"If I may, from what I know of Amanda and Eramis, you live because you earned the respect of both," Devrim replied.

"Amanda protected my life with hers," Mithrax said, his voice wavering. "I would not have agreed to such a trade."

"You told me 'our lives are not for us alone,'" Devrim said gently. "I think Amanda, of all people, would have agreed with that."

A long silence fell over the comms.

"Mithrax," Devrim finally said, "I've been thinking. With all this Queensguard business… is there a Kellsguard?"

There was a soft hiss of static, a click, and silence. "A kell does not need protection," came the grumbled response from behind Devrim, nearly startling him off his seat.

Devrim turned and looked up into the pulsing pink lights of Mithrax's faceplate. "'Protection' is the wrong word for it," he said. "Perhaps simply 'help'?"

Mithrax stood motionless for a moment, then waved Devrim to the side with one of his lower arms.

The man made room, and the Eliksni sat down beside him. The two sat in silence, looking out over the water together.

V—Brevity Code

Marc was still half-asleep when he reached out to silence the shrill chirp of an incoming transmission. Private channel, low urgency, heavy encryption.

"Devrim?" he said, drowsily.

"Evening, dear." The comms amplified Devrim's low murmur to audible ranges. "I'm waiting for this Psion to come and pay me a visit, but he's being shy. I thought you'd be better company."

Marc couldn't help but picture it: the single watchful eye, waiting in the dark. He felt, abruptly, wide awake. "Do you need help?"

"No, no. I wanted to talk." A pause. "Rather, to hear you talk."

Marc took a deep breath. "What should I talk about? Work? What I'm planning for breakfast?"

Devrim's quiet laughter came through as a gust of static. "You can say anything at all."

"Well…" Marc rose out of bed and strode aimlessly across the room. "You might have noticed there's a lot going on."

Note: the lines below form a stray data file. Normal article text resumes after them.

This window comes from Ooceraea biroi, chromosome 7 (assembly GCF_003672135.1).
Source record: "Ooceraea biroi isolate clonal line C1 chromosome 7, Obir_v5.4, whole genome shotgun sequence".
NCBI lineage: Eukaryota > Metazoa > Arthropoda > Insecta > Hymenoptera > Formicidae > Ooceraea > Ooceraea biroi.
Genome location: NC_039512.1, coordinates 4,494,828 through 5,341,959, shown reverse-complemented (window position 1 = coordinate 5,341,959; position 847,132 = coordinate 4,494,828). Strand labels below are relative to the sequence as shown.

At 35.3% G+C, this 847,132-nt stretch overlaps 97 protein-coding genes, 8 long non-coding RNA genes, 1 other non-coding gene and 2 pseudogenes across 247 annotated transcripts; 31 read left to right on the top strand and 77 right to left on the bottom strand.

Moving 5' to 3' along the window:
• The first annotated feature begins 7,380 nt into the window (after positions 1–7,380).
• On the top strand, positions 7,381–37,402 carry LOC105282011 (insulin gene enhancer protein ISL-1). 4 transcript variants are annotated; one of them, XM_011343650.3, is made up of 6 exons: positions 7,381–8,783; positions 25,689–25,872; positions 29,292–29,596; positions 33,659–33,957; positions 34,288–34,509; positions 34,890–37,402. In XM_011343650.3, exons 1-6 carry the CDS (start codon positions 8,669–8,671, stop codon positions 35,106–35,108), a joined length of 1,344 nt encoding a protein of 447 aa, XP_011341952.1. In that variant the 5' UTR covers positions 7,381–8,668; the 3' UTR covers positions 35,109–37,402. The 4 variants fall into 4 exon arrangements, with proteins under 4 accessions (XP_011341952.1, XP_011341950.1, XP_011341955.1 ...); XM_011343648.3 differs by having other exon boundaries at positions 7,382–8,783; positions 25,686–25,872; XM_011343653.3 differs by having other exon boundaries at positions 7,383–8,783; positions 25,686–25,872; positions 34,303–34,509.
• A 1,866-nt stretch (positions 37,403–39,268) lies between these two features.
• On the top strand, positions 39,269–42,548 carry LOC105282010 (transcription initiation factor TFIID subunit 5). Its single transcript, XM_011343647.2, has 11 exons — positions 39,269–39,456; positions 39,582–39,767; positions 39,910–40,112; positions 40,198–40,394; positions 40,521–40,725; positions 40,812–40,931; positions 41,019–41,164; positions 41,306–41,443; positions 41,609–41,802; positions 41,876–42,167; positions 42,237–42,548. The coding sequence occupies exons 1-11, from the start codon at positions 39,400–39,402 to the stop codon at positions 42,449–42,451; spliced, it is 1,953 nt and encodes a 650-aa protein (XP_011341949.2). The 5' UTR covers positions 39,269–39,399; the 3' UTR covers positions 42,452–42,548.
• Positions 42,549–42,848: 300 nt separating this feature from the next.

"I was patching up one of the generators yesterday morning and I got swarmed by the neighbors." Marc laughed quietly. "Everyone wants news. They're pretty freaked out. I told them, all I can do is fix things. I don't have a line on the Traveler."

There was a sharp buzz from the comms. Marc wondered if there were jammers wherever Devrim was. Just out of effective range.

"Actually," Marc continued, "I told them that you're some kind of Awoken Paladin now, so they have nothing to worry about."

He found himself moving toward the window, pointless as that was. He looked out over the dark street just below before letting his eyes wander up to the clouded night sky, where the Traveler used to be. "I told them Sir Devrim Kay is going to singlehandedly chase the Legion off-planet and bring everyone back home safe. Traveler included."

There was warmth in Devrim's laugh. "He's going to do all that?"

"Sure is." Marc smiled to himself.

The silence stretched on. He braced his free hand against the windowsill. "Devrim—"

The communicator dampened all but the first few milliseconds of the rifle's retort, but all the same Marc would have sworn that the shot rang in his ears. He held his breath and started to count the seconds. To chart out the gap between the shot's terrible potential and its final resolution.